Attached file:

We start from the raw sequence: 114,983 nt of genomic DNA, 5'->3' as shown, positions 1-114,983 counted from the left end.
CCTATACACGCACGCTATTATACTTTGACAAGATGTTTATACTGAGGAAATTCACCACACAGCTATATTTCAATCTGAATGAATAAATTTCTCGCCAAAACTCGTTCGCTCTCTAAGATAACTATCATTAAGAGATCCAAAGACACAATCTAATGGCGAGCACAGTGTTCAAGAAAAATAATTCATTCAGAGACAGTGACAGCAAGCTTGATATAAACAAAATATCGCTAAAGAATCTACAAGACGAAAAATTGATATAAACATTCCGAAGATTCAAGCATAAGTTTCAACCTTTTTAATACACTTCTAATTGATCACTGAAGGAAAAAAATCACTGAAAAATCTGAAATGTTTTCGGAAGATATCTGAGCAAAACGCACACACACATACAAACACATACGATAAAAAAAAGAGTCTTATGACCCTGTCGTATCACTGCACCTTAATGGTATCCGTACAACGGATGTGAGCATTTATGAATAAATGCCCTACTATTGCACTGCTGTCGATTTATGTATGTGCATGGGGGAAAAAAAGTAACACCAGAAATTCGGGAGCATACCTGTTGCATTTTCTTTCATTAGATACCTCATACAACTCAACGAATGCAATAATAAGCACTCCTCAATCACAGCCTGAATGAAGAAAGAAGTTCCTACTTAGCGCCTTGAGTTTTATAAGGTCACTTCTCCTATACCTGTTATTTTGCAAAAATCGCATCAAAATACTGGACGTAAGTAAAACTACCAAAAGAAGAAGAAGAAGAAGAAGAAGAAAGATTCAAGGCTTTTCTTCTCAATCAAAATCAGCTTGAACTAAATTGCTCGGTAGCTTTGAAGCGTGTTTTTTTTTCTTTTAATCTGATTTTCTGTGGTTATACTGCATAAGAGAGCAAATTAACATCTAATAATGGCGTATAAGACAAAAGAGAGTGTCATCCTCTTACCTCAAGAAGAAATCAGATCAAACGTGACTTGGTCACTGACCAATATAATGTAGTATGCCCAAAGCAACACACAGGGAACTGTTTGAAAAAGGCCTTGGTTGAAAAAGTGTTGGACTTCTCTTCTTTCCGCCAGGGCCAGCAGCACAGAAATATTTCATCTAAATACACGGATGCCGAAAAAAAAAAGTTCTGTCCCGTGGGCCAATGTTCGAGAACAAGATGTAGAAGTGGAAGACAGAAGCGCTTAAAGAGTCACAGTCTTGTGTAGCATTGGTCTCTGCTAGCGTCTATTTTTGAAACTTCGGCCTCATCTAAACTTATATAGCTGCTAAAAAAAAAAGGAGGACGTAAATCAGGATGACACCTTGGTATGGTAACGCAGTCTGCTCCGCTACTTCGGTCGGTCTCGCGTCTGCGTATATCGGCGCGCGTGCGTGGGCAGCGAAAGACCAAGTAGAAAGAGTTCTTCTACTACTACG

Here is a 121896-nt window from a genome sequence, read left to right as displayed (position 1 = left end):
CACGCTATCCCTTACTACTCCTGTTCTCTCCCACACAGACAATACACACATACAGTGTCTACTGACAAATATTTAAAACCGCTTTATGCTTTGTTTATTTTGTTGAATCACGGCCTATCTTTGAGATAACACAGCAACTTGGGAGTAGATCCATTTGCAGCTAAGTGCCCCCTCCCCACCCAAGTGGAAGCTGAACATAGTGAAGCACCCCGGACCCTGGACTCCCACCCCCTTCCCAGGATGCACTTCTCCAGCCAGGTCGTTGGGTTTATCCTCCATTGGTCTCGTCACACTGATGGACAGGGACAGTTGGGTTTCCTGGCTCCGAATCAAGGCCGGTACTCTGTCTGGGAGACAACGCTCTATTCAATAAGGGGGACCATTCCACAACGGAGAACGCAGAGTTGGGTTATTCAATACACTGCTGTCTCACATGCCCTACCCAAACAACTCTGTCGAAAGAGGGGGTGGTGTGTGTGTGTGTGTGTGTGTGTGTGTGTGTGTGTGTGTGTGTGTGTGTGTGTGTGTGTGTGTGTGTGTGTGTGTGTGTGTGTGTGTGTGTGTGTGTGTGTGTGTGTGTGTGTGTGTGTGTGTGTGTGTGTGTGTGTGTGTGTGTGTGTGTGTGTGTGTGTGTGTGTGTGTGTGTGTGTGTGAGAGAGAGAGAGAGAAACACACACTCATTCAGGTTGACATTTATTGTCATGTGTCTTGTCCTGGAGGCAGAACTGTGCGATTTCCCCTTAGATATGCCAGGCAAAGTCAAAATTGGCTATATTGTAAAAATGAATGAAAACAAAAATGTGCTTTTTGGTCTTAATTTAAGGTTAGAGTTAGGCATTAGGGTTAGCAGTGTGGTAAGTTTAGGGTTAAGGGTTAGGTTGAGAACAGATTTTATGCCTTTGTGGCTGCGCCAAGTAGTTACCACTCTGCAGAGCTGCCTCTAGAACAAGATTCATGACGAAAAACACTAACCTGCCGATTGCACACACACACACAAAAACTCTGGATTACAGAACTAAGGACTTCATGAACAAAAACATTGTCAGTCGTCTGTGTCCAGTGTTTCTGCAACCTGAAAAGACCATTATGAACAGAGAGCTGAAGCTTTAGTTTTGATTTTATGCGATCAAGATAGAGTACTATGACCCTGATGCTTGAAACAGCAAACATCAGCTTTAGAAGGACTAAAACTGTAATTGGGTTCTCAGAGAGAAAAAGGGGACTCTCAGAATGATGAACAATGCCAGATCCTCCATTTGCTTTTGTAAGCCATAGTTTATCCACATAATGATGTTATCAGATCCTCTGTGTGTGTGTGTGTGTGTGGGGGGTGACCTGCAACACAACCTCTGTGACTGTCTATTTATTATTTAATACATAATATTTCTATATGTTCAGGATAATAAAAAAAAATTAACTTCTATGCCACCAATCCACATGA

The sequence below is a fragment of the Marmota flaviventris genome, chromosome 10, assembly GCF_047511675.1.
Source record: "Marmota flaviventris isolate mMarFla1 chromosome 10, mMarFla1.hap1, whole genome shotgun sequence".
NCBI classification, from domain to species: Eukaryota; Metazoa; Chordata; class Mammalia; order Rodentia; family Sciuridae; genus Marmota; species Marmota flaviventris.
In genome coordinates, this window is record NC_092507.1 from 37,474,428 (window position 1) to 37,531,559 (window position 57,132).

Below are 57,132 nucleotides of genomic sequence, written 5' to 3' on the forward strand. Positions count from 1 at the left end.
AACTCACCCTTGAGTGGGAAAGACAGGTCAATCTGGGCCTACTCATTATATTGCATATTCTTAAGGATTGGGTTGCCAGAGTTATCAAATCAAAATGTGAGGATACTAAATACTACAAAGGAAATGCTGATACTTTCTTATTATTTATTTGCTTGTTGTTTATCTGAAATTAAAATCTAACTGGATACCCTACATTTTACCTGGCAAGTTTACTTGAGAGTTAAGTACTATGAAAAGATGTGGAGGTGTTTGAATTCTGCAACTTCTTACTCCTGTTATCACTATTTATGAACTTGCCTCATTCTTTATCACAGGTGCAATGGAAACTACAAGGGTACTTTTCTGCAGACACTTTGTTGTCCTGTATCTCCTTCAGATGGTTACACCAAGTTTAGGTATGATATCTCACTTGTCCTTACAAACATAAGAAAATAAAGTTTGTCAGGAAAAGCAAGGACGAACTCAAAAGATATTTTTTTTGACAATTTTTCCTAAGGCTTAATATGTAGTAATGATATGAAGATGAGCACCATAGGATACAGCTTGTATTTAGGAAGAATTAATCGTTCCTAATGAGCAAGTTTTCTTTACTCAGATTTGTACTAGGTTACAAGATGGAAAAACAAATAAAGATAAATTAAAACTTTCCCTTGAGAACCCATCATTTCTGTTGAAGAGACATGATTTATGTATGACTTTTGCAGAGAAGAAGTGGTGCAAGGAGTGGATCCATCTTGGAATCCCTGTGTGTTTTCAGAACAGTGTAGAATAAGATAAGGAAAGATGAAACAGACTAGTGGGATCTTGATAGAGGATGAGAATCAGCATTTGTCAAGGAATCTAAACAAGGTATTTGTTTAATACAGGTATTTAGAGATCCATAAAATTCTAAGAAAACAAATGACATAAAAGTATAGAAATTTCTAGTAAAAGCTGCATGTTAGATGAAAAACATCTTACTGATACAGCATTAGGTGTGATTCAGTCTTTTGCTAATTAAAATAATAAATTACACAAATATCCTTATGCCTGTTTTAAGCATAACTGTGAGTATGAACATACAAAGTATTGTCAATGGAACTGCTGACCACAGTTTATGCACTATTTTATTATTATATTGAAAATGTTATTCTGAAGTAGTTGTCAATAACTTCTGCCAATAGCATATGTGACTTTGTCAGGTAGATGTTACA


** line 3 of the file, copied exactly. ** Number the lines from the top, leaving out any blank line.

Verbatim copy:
Here is a 121896-nt window from a genome sequence, read left to right as displayed (position 1 = left end):